Easter was a favorite holiday in my family’s house. Not so much for the egg hunts or bunnies – well, maybe the chocolate bunnies. My mom was an ace at creating delicious candies. There were little squares with silky cream centers. White chocolate bows on dark chocolate bunnies and adorable coconut nests with jelly bean eggs. All homemade. But my favorites where the peanut butter eggs.
Her original recipe used no less than a full pound of powdered sugar. Yea, there was peanut butter in there too, a little cream cheese and vanilla. But it was far from health food. I vividly recall sneaking out to the kitchen in the middle of the night to eat the candy filling from the fridge, before it was dipped in chocolate. Hilariously, I often bumped into my dad and my brother engaging in the the extact same stealth activity. The next day, Mom would go to dip the candy eggs into chocolate, only to discover there were almost none left.
Over the years I made her original recipe just swapping in vegan cream cheese, but nowadays, the idea of 16 ounces of powdered sugar isn’t as appealing as it used to be. So I adapted. Now, make this simple candy filling using only pitted dates, natural peanut butter and vanilla. And it’s as good as Mom’s. I swear it! This recipe is both vegan and gluten-free.
Healthier Peanut Butter Eggs
1 cup pitted dates (about 12-14 dates)
1 tsp. vanilla extract
1 cup smooth, natural peanut butter
3 to 4 Tbls. coconut flour
1 bag vegan chocolate chips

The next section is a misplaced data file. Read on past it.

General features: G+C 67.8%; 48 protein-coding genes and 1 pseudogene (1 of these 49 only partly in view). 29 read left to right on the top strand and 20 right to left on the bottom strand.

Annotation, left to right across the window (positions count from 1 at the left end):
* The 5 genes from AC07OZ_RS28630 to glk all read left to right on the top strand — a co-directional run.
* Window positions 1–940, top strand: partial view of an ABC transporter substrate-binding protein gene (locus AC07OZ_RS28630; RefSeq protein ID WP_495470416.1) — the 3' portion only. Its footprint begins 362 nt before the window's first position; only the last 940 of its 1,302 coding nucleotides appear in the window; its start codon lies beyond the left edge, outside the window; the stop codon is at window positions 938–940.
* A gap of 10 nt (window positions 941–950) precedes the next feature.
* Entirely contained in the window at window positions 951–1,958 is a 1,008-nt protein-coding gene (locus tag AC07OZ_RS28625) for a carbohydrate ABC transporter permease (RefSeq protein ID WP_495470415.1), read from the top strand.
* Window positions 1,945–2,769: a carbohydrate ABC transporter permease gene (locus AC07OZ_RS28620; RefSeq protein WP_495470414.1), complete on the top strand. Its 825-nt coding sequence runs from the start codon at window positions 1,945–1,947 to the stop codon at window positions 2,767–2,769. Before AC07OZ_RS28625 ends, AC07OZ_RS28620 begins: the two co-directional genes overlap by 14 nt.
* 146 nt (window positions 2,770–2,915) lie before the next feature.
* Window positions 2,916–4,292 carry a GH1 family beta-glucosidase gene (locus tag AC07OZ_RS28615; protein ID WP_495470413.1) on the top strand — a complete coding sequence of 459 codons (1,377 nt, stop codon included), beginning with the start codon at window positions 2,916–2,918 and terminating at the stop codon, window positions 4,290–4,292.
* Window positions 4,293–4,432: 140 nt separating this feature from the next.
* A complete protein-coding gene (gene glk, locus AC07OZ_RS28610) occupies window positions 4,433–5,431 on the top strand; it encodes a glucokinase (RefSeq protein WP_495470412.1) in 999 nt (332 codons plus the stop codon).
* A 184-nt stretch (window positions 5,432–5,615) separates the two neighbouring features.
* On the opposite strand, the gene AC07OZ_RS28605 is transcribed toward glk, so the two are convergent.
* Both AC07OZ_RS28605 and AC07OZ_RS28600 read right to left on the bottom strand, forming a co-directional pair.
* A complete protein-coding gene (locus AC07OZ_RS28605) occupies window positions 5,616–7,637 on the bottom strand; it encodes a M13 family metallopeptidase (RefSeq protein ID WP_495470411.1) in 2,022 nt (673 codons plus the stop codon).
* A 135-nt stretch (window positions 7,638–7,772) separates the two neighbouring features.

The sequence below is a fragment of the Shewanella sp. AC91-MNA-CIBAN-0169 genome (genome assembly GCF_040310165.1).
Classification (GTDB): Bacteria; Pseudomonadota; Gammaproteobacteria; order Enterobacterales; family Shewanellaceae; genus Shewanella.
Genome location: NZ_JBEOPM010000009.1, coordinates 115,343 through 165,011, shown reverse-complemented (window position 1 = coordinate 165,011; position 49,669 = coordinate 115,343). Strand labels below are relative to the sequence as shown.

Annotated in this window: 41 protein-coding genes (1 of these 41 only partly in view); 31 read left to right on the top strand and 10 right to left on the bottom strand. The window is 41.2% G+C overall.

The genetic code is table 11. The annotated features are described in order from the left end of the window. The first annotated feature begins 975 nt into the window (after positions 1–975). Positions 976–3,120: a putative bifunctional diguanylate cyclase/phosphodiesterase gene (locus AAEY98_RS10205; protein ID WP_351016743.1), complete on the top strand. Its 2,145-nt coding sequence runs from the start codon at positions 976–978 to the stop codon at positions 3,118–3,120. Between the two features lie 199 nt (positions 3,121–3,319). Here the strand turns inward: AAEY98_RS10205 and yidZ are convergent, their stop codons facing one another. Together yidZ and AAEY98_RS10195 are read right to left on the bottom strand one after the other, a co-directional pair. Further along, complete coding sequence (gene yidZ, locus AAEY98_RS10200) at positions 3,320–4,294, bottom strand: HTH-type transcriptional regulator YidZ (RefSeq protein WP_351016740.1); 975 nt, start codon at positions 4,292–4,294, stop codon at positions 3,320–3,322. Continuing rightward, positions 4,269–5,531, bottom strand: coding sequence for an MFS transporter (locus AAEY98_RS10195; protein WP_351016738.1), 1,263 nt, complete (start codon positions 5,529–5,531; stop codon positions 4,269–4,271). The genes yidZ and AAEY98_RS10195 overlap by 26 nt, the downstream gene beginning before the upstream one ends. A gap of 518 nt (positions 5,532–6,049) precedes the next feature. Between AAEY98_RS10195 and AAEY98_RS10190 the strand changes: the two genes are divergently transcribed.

Soak dates in water for at least 2 hours and up to overnight.
Add soaked, pitted dates and vanilla extract to a food processor or high-powered blender and let run until the dates are a smooth paste with no chunks remaining. You may need to scrape the sides down a few times. Add the peanut butter and combine with dates in the food processor. The resulting candy filling should be somewhat stiff. It is not, add coconut flour by the tablespoon full until the filling is the texture of new Play-Doh or like clay from a potter’s wheel. A lot of this step will depend on how moist the dates and peanut butter are. Sometimes two tablespoons of coconut flour is enough; other times, six is the magic number for the flour. The filling should be moldable when you grab a chunk, and hold it’s form.
When done mixing, turn the candy filling out onto parchment or wax paper and roll into a large ball. Wrap in the paper thoroughly and allow to chill for 4 to 8 hours; overnight is fine.
After the candy filling has chilled, it’s time to make the eggs and dip into chocolate – this is the fun part.
First, line a cookie sheet with wax or parchment paper. Divide the candy filling into 15 to 20 segments, as large as you want each egg to be. Roll the candy into eggs and place on the cookie sheet to make sure there is enough room for all of them.
Melt the chocolate next. You can put it in a microwave on low heat and cook at 20-30 second intervals, stirring in between to ensure even melting. You can also use a 1 quart slow cooker or a double boiler, whatever your preferred method.
Dip each egg into melted chocolate and place back on lined cookie sheet. When all eggs are dipped in chocolate, place cookie sheet in a cool place for chocolate to harden. It will take about an hour, depending on how cool the area is. They are also delicious frozen!
Dare you to wait till Easter to eat these beauties!
I use salted, smooth, natural peanut butter to make my candy, but you are welcome to use unsalted and/or crunchy, depending on your preferences. If you have peanut allergies, the recipe works well with almond butter, cashew butter or sunflower seed butter. Also, if you can’t find coconut flour (mine is from Bob’s Red Mill), you can grind up your own using unsweetened coconut flake in a food processor or high-powered blender. Almond meal also works and is easy to find at Trader Joe’s and even our local Giant.
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